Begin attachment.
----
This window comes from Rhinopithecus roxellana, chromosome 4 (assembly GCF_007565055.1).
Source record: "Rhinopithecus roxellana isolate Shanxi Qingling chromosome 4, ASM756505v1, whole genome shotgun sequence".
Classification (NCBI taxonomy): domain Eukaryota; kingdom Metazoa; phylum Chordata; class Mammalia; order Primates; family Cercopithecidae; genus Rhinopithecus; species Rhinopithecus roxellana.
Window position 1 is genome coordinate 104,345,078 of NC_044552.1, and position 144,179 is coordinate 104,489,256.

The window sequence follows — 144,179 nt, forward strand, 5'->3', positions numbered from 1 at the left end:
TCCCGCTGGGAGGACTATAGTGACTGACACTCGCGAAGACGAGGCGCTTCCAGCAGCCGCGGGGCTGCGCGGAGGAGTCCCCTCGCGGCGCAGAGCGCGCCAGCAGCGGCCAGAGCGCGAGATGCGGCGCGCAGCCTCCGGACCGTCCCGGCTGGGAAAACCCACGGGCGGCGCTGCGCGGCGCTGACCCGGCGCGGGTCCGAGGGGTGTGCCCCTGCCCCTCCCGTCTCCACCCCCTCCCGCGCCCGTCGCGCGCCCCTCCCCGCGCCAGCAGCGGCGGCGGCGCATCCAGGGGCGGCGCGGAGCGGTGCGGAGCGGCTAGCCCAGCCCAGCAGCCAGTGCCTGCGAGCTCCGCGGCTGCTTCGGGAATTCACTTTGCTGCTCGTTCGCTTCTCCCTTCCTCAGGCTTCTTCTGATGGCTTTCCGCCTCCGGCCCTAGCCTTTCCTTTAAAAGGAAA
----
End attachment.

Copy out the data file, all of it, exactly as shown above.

This window comes from Rhinopithecus roxellana, chromosome 4 (assembly GCF_007565055.1).
Source record: "Rhinopithecus roxellana isolate Shanxi Qingling chromosome 4, ASM756505v1, whole genome shotgun sequence".
Classification (NCBI taxonomy): domain Eukaryota; kingdom Metazoa; phylum Chordata; class Mammalia; order Primates; family Cercopithecidae; genus Rhinopithecus; species Rhinopithecus roxellana.
Window position 1 is genome coordinate 104,345,078 of NC_044552.1, and position 144,179 is coordinate 104,489,256.

The window sequence follows — 144,179 nt, forward strand, 5'->3', positions numbered from 1 at the left end:
TCCCGCTGGGAGGACTATAGTGACTGACACTCGCGAAGACGAGGCGCTTCCAGCAGCCGCGGGGCTGCGCGGAGGAGTCCCCTCGCGGCGCAGAGCGCGCCAGCAGCGGCCAGAGCGCGAGATGCGGCGCGCAGCCTCCGGACCGTCCCGGCTGGGAAAACCCACGGGCGGCGCTGCGCGGCGCTGACCCGGCGCGGGTCCGAGGGGTGTGCCCCTGCCCCTCCCGTCTCCACCCCCTCCCGCGCCCGTCGCGCGCCCCTCCCCGCGCCAGCAGCGGCGGCGGCGCATCCAGGGGCGGCGCGGAGCGGTGCGGAGCGGCTAGCCCAGCCCAGCAGCCAGTGCCTGCGAGCTCCGCGGCTGCTTCGGGAATTCACTTTGCTGCTCGTTCGCTTCTCCCTTCCTCAGGCTTCTTCTGATGGCTTTCCGCCTCCGGCCCTAGCCTTTCCTTTAAAAGGAAA